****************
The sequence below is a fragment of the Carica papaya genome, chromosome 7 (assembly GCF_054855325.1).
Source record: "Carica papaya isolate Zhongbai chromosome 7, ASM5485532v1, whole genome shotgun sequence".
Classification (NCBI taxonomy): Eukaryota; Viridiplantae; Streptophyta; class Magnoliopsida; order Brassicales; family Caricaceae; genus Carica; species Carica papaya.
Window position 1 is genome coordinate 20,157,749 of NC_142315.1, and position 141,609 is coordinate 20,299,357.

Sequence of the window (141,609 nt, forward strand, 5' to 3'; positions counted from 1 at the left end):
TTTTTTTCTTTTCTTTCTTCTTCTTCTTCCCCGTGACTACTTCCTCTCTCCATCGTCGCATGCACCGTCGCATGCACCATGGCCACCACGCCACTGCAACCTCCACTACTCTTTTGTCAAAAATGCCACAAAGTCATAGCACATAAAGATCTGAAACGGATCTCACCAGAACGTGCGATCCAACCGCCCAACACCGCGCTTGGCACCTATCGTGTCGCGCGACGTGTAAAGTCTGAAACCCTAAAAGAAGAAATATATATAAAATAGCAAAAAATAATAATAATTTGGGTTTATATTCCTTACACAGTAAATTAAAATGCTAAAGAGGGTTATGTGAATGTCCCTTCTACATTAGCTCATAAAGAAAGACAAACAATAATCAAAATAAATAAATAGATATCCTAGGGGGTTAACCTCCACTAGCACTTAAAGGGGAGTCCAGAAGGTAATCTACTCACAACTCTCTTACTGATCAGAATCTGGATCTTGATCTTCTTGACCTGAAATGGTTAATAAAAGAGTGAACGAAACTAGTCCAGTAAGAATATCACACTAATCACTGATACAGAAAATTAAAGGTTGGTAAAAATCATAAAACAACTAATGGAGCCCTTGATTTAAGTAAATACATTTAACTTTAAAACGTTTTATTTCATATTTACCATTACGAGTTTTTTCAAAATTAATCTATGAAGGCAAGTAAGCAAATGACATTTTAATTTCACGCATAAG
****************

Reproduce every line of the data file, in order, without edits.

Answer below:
The sequence below is a fragment of the Carica papaya genome, chromosome 7 (assembly GCF_054855325.1).
Source record: "Carica papaya isolate Zhongbai chromosome 7, ASM5485532v1, whole genome shotgun sequence".
Classification (NCBI taxonomy): Eukaryota; Viridiplantae; Streptophyta; class Magnoliopsida; order Brassicales; family Caricaceae; genus Carica; species Carica papaya.
Window position 1 is genome coordinate 20,157,749 of NC_142315.1, and position 141,609 is coordinate 20,299,357.

Sequence of the window (141,609 nt, forward strand, 5' to 3'; positions counted from 1 at the left end):
TTTTTTTCTTTTCTTTCTTCTTCTTCTTCCCCGTGACTACTTCCTCTCTCCATCGTCGCATGCACCGTCGCATGCACCATGGCCACCACGCCACTGCAACCTCCACTACTCTTTTGTCAAAAATGCCACAAAGTCATAGCACATAAAGATCTGAAACGGATCTCACCAGAACGTGCGATCCAACCGCCCAACACCGCGCTTGGCACCTATCGTGTCGCGCGACGTGTAAAGTCTGAAACCCTAAAAGAAGAAATATATATAAAATAGCAAAAAATAATAATAATTTGGGTTTATATTCCTTACACAGTAAATTAAAATGCTAAAGAGGGTTATGTGAATGTCCCTTCTACATTAGCTCATAAAGAAAGACAAACAATAATCAAAATAAATAAATAGATATCCTAGGGGGTTAACCTCCACTAGCACTTAAAGGGGAGTCCAGAAGGTAATCTACTCACAACTCTCTTACTGATCAGAATCTGGATCTTGATCTTCTTGACCTGAAATGGTTAATAAAAGAGTGAACGAAACTAGTCCAGTAAGAATATCACACTAATCACTGATACAGAAAATTAAAGGTTGGTAAAAATCATAAAACAACTAATGGAGCCCTTGATTTAAGTAAATACATTTAACTTTAAAACGTTTTATTTCATATTTACCATTACGAGTTTTTTCAAAATTAATCTATGAAGGCAAGTAAGCAAATGACATTTTAATTTCACGCATAAG